Salem Railroad Depot
In 1867 the Ft. Wayne Railroad Depot was built on S. Ellsworth Ave. (Depot St.) near the tracks. It was used until 1893, then torn down and replaced with a brownstone structure that stood until July 31, 1997, when it was demolished by the collision of two trains. The stone came from the same Beaver Falls quarry that supplied the stone for J. Twing Brooks’ mansion on Highland Ave, and the Episcopal Church.
Residents praised its stone architecture, and were very proud of the handsome structure. It was, in fact, so outstanding that it was used as a model for designing a railroad display at the 1893 World’s Fair (Columbian Exposition) in Chicago. Inside the station were the familiar pot-bellied stove, hard oak benches and regulator clock. The waiting room was a place of joyous greetings and sad farewells, muffled by the hiss of steam and the clamor of bells. During World War II thousands of military troops passed through Salem. Trains carried men to points of embarkation.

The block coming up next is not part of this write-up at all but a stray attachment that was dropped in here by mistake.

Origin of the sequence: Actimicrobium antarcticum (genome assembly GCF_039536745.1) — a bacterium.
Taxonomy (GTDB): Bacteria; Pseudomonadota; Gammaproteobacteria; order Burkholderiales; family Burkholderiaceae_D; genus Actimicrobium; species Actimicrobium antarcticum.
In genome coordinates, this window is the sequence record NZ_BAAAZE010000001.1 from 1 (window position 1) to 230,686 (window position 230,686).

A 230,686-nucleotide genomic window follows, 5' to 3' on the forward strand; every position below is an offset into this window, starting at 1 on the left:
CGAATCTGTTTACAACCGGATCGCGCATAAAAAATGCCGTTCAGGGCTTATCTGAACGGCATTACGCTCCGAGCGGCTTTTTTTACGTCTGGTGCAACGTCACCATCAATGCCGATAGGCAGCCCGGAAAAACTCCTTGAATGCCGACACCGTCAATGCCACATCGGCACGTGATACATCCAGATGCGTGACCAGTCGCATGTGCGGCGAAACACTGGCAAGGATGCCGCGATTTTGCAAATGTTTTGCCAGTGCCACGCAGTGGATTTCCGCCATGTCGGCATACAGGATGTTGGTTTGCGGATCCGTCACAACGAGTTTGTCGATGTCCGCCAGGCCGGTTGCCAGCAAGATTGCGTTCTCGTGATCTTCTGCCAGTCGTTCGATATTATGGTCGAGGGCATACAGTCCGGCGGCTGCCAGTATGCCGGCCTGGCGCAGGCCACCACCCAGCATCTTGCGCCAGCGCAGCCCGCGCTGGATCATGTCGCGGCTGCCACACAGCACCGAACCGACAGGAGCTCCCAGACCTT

At one time, there were as many as 32 passenger trains passing through Salem every day. They had names such as the Clevelander, Golden Triangle, Broadway Limited, Trailblazer, Manhattan Limited, Detroit Red Arrow, General, Admiral and Pennsylvania Limited. Families would often gather at the depot in the evening to see the huge steam locomotives stop or roar through town. It was exciting entertainment.
In the late 1930s, Salem residents and especially children, looked forward to seeing the streamliner trains speed through the city. These new "luxury liners on wheels" were scheduled to begin operating between New York and Chicago on June 15, 1938. They represented a major step in train design.
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